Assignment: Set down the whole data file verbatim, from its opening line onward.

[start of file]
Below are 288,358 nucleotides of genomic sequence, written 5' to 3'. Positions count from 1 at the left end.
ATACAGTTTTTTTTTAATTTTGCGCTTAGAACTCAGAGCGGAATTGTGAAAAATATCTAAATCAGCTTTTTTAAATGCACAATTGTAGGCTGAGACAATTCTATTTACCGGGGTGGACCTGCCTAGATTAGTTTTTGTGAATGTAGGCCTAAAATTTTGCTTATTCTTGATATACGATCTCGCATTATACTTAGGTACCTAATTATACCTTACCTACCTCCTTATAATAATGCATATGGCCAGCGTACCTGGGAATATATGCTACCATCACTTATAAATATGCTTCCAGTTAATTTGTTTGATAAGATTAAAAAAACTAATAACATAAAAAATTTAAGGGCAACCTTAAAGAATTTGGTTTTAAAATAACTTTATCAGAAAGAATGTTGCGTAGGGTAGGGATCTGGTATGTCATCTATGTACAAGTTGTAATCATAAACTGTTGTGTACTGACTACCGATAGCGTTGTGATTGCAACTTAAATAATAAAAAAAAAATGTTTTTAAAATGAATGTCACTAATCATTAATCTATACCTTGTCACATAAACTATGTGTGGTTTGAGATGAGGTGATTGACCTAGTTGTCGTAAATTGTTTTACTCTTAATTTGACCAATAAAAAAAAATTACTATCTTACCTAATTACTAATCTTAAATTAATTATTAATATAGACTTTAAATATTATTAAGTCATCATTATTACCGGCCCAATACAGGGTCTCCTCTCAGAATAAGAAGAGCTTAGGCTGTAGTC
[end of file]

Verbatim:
Below are 288,358 nucleotides of genomic sequence, written 5' to 3'. Positions count from 1 at the left end.
ATACAGTTTTTTTTTAATTTTGCGCTTAGAACTCAGAGCGGAATTGTGAAAAATATCTAAATCAGCTTTTTTAAATGCACAATTGTAGGCTGAGACAATTCTATTTACCGGGGTGGACCTGCCTAGATTAGTTTTTGTGAATGTAGGCCTAAAATTTTGCTTATTCTTGATATACGATCTCGCATTATACTTAGGTACCTAATTATACCTTACCTACCTCCTTATAATAATGCATATGGCCAGCGTACCTGGGAATATATGCTACCATCACTTATAAATATGCTTCCAGTTAATTTGTTTGATAAGATTAAAAAAACTAATAACATAAAAAATTTAAGGGCAACCTTAAAGAATTTGGTTTTAAAATAACTTTATCAGAAAGAATGTTGCGTAGGGTAGGGATCTGGTATGTCATCTATGTACAAGTTGTAATCATAAACTGTTGTGTACTGACTACCGATAGCGTTGTGATTGCAACTTAAATAATAAAAAAAAAATGTTTTTAAAATGAATGTCACTAATCATTAATCTATACCTTGTCACATAAACTATGTGTGGTTTGAGATGAGGTGATTGACCTAGTTGTCGTAAATTGTTTTACTCTTAATTTGACCAATAAAAAAAAATTACTATCTTACCTAATTACTAATCTTAAATTAATTATTAATATAGACTTTAAATATTATTAAGTCATCATTATTACCGGCCCAATACAGGGTCTCCTCTCAGAATAAGAAGAGCTTAGGCTGTAGTC